Live shows demand reversion to basics

If people are enjoying live performances nowadays, it might be for all the wrong reasons.

Somewhere along the line, live performances have become more about theatrics than about vocal talent. In other words, what gets people talking now is cool dancing and light shows.

It is, however, worth noting that lights, pyrotechnics and dancing are excellent complements to a live show — good side dishes to the entrée, if you will. But these supplemental assets are being milked for all they are worth in an effort to take the “live” out of live performances and shift the attention elsewhere.

It would be unfair to say that everyone who lip-syncs is a bad singer. Though it is common for one’s singing to be enhanced by studio magic, it does not make sense that stars, such as Christina Aguilera, Chris Brown and Madonna, have been caught blatantly lip-syncing.

Perhaps it is a fear of messing up, like Aguilera did when she sang the wrong lyrics to the National Anthem at the 2011 Super Bowl.

Or maybe the aging Madonna needs help singing her songs live because she does not have the same stamina she used to.

And maybe Chris Brown is a dancer at heart. Perhaps he sings on CDs solely to provide a soundtrack for his true passion: generating smooth, synchronized footwork and impressive body movements.

These statements are only suppositions, but there certainly could be some truth to them. In an era when thousands of concert videos are available on YouTube for a single artist, the live performance has lost its original luster. The market is oversaturated with different musical options, and the attention spans of Internet users seem to be much shorter than the run time of a song.

For this reason, artists have to try something different to capture listeners’ attention. Unfortunately, that means going for pizzazz.

That is why pop stars like Ke$ha sound like robots on the radio and why Madonna, who many people would call a living legend, could not sing a single note during her Super Bowl halftime show this year.

If performers want to dance, then they can join dance groups. And if they want to put on light shows, they can probably find employment at a local planetarium. The bottom line is artists should take the stage to showcase their musical abilities.

Maybe this belief is old-fashioned, but “singers” should be up onstage to sing. If they can do other things simultaneously, that is great too, but fans should not have to sit through lip-syncing just so the performer can focus on other talents.

More importantly, fans should not accept lip-syncing. When fans hear a song, they should want to see it performed, not just danced, live. After all, what makes someone fall in love with a song is the music: the melody, the vocals and the arrangements, not the vision of fireworks going off or someone popping out of the floor.

Artists, meanwhile, should see live shows as an outlet to prove that they can sound just as good in person as they do on the record — if not better.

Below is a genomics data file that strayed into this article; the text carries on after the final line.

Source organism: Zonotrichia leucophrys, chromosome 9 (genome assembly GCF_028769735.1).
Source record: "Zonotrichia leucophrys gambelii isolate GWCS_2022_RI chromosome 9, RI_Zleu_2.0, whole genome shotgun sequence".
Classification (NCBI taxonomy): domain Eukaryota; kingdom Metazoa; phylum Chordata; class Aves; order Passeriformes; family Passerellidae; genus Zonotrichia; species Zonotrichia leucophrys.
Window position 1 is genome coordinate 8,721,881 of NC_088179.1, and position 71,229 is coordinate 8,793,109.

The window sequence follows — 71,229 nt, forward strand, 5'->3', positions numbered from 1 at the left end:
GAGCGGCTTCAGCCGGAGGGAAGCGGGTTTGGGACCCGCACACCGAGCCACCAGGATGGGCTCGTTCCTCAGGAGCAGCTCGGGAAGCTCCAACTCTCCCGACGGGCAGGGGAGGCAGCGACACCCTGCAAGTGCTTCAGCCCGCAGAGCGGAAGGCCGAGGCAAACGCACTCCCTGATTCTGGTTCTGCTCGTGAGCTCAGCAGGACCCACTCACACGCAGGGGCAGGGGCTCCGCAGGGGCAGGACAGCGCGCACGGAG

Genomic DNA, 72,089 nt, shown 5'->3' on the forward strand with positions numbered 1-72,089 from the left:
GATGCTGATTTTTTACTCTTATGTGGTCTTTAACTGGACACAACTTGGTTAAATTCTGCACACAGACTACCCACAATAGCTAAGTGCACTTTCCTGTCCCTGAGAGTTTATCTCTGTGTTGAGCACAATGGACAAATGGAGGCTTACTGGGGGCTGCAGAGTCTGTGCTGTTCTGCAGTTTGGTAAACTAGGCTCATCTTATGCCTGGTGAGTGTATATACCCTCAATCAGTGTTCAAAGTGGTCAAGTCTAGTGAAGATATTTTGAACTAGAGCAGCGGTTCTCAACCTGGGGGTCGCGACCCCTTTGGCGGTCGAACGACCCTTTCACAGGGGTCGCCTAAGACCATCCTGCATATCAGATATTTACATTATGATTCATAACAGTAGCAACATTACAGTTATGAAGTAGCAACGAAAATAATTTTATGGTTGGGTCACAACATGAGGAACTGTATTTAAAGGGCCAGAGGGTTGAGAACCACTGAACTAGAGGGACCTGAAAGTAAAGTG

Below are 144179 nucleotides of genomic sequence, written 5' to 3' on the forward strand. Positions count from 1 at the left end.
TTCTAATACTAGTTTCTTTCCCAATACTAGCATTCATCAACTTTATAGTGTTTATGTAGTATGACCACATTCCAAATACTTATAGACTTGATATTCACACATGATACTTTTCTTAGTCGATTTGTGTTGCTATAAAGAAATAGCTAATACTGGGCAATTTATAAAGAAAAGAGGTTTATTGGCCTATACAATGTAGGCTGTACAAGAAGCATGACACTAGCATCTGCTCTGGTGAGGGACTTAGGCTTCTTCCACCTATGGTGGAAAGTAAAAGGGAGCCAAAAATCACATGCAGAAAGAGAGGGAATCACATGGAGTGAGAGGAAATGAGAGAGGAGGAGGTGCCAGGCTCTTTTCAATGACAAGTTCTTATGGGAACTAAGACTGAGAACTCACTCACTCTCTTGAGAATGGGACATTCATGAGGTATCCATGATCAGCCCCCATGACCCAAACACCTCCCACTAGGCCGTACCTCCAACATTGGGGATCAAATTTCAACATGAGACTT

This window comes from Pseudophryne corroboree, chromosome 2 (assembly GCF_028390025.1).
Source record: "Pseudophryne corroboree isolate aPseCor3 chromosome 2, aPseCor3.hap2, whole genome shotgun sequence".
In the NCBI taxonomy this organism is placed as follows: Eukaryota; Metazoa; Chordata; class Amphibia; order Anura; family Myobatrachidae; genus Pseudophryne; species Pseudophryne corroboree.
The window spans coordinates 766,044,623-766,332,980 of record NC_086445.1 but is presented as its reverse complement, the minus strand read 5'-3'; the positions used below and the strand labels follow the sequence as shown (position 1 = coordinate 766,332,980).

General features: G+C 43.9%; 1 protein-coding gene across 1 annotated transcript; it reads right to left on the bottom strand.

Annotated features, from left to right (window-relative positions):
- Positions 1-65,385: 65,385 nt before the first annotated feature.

With that in mind, recent comments made by Foo Fighters’ frontman Dave Grohl make much more sense. Grohl received extensive backlash for his acceptance speech at the 2012 Grammys when the Foo Fighters took home the award for best rock album.

Though many people saw his speech as a criticism of electronic acts like Skrillex, the main point was that live performances are “not about being perfect … not about sounding absolutely correct. [They are] about what goes on in [your heart] and what goes on in [your head].”

Grohl went on to clarify his statements in a subsequent Facebook post when he said, “I do the best that I possibly can within my limitations and accept that it sounds like me. Because that’s what I think is most important. It should be real, right? Everybody wants something real.”

Grohl has it right. Live performances should be real because reality creates the most passion. It is real when a guitar goes slightly out of tune. It is real when a vocalist sings incorrect lyrics and the rest of the performers onstage sort of smile at each other because they know that he or she messed up. It is real to get up there, be yourself and do your best as a performer.

When everything is said and done, all the audience members will sing along no matter what. No artist should be so focused on other acts as to not sing back. Live performances are all about connecting with the fans in a powerful, evocative way. The easiest way to do that is to be one of them and to sing along.


Nick Mindicino is a sophomore majoring in print and digital journalism. His column “Industry Ballads” runs Fridays.

1 reply
  1. Alex
    Alex says:

    You should take some more time to qualify the statements you make in your article. The live show is still very alive, especially in the smaller venues that one can find throughout Los Angeles. Your narrow focus on bands that are signed to major labels and have widespread name-recognition robs smaller bands of the credit they rightfully deserve.

    Could you see anybody you mention in concert for less than fifty dollars? Could you see them in a venue that seats less than five hundred? These are factors that go into making a performance more intimate, not the lights flashing behind them.

    Additionally, you imply that vocal talent is what makes a strong and memorable performance. This is certainly not the truth in quite a number of cases. Tell me Paco de Lucía gives poor performances. Go ahead, tell me.

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